Welcome to Suffolk County, circa 2010, home to the ritz and glitz of the Hamptons but also a possible serial killer.
Few places offered the political intrigue of this past election cycle or the courtroom drama of hate-crime murderers. It was a year that saw diverse groups–from NIMBY to Shinnecocks and Patchogue Hispanics–rise up, take a stand and declare victory.
A soft housing market, weak economy and rising school taxes left residents shaking their fists. Wrong-way crashes caused alarm and red-light cameras made us think twice about trying to beat that yellow.
Through it all we persevered. Suffolk, in all its complexity, is our home. Here is a look back at the most unforgettable stories of 2010:
10. Extreme Weather: Long Island got blasted by not one but two blizzards in 2010. And in between folks simmered in a that saw temperatures touch 100 degrees. It was a year of extreme weather. Remember ? It's easy to forget while we're all still digging out from the . About the only reprieve came when blew by to the east in September, leaving us all wet but none the worse for wear.
9. Housing Crunched: proved to be a defining issue for Huntington residents in 2010. And if you were one of the souls packed into the Town Hall boardroom when the vote was handed down on Sept. 21, the electricity and emotions were palpable. The residential housing project in Huntington Station– billed as a 490-unit mix of affordable housing and rentals–was voted down 3-2. Opponents of the project cited several issues, everything from increased traffic congestion to overcrowded schools and giving transient families a foothold.
8. Upset: It was Long Island's seismic shockwave of the November midterm elections. , turned support of the MTA Tax against incumbent state Sen. Brian Foley, D-Blue Point, to . In 2008, Foley became the first Democrat from Suffolk to serve in the state Senate since 1902. Now he's out. Zeldin, a captain in the U.S. Army Reserve, helped tip the balance of power toward Republicans in Albany.
7. Race: A case which brought race to the forefront on Long Island in 2006 returned with a vengeance on Dec. 23 when Gov. David Paterson commuted the sentence of John White. The Miller Place father, who is black, shot and killed Daniel Cicciaro Jr., 17, of Selden when a group of teenagers showed up at White's house looking to confront his son. In an emotional trial, White was convicted of manslaughter and sentenced to up to four years in prison.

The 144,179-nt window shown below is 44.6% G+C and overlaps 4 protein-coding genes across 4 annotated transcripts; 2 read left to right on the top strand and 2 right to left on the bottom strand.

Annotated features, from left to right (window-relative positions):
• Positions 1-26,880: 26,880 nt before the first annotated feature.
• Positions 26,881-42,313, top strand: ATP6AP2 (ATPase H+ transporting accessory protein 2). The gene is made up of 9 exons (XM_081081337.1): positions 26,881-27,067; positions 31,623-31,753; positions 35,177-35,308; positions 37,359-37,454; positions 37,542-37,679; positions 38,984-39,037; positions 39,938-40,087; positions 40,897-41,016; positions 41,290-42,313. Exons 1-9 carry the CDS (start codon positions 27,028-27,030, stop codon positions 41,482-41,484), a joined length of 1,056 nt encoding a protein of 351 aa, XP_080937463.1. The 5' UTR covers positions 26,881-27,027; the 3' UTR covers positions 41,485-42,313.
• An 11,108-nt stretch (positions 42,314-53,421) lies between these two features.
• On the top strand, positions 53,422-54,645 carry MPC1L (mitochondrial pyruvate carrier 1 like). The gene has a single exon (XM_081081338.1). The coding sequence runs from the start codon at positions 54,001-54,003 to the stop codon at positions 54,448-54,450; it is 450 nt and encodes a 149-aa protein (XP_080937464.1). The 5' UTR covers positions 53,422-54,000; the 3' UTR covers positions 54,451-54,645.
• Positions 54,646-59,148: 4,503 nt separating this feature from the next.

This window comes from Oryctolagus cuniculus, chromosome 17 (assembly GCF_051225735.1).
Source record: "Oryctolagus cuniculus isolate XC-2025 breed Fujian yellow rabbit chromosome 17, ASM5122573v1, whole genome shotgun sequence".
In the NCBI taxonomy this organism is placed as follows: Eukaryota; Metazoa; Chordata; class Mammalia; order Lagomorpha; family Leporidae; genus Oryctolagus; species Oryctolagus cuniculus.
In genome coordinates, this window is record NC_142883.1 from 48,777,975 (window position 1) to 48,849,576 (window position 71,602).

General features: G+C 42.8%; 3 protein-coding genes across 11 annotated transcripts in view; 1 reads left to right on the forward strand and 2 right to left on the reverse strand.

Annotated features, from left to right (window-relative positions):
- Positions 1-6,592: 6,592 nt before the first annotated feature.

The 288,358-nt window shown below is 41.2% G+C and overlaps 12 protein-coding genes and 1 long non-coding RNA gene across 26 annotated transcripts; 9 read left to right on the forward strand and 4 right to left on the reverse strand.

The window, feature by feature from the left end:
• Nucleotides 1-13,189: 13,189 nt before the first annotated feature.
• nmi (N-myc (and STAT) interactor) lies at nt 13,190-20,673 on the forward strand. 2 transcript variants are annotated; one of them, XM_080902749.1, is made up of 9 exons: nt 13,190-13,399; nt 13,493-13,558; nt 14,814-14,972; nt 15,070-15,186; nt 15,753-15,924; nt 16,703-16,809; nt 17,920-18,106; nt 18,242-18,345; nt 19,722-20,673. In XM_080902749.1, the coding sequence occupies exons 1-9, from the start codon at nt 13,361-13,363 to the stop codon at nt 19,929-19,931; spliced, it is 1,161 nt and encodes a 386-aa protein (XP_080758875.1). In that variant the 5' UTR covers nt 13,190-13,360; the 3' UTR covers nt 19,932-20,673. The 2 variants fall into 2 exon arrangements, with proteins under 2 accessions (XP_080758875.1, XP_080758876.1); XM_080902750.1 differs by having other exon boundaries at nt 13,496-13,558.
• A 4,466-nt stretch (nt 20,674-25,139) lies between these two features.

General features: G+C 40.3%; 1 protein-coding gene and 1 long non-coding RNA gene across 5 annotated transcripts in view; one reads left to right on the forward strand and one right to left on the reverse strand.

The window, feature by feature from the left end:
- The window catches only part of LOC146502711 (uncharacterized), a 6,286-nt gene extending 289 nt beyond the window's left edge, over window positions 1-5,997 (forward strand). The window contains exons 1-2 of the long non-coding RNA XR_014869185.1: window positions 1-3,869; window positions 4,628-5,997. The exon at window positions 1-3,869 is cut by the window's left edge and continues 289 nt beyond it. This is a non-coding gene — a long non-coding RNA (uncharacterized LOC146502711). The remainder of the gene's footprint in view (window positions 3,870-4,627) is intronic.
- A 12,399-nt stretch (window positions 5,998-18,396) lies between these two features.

6. Power Play: A mad scramble to earn the Republican nomination for governor saw two Suffolk politicians duke it out. In March, Suffolk County executive shed his Democratic affiliation--in bold, a power play. But former Congressman , a Wall Street lobbyist with West Islip roots, returned to prominence when Levy failed to garner enough support at the New York State Republican Convention. Lazio's resurgence was short lived. Buffalo businessman Carl Paladino upset Lazio in a September primary before by Democratic candidate Andrew Cuomo in the November general election. Levy, still popular in Suffolk, could face a challenge from a well-liked Democrat in 2011. Babylon Supervisor and champion of the green cause, Steve Bellone, is said to be weighing a challenge for Suffolk County Executive.
5. Bishop Survives: He . He . He . So it went for U.S. Rep. , D-Southampton, who heads back to Washington for a fifth term, after defeating Republican Randy Altschuler by 263 votes. Altschuler, who made a trip to Washington after believing he had won, until Dec. 8, making it the country's last undecided Congressional race. Bishop may want to make Gloria Gaynor's hit "I Will Survive" his anthem for all future campaigns.
4. Jackpot: It's been a whirlwind year for the . The Southampton-based tribe won a in June and then promptly announced plans to build a casino on Long Island. In becoming the 565th federally recognized tribe, the Shinnecocks can tap into a wealth of subsidies. Now for a casino: One of the leading locales is a of land between Old Country and Round Swamp roads in Plainview. The tribe , a symbolic gesture of its new status, to the Suffolk County Legislature in December.
3. Budget Busting: It was a year of budget wrangling for Suffolk County. You want to see the 3-yards-and-a-cloud-of-dust version of politics? Look no further than the battles erupting in the . Between the attempted sale of the , feuding over and trying to strip executive Steve Levy of some , this session has devolved into a physical endurance match.
2. Justice: When was stabbed to death on a Patchogue street by a pack of teenagers in November 2008, it brought the issue of undocumented workers and anti-Hispanic sentiment to a boiling point on Long Island. Lucero's attackers–seven teens–faced justice in 2010. for hate crimes while , 19, received 25 years for manslaughter.
1. Serial Killer: When the first of four decomposing bodies–all women–was found Dec. 11 in the picturesque dunes at Giglo Beach in the Town of Babylon, it touched off Island-wide fears of a serial killer. Memories of Joel Rifkin abounded. Nearly three weeks later, Suffolk County police have , and have asked for the help of an . The case remains more mysterious than ever. This may well develop into the top story of 2011.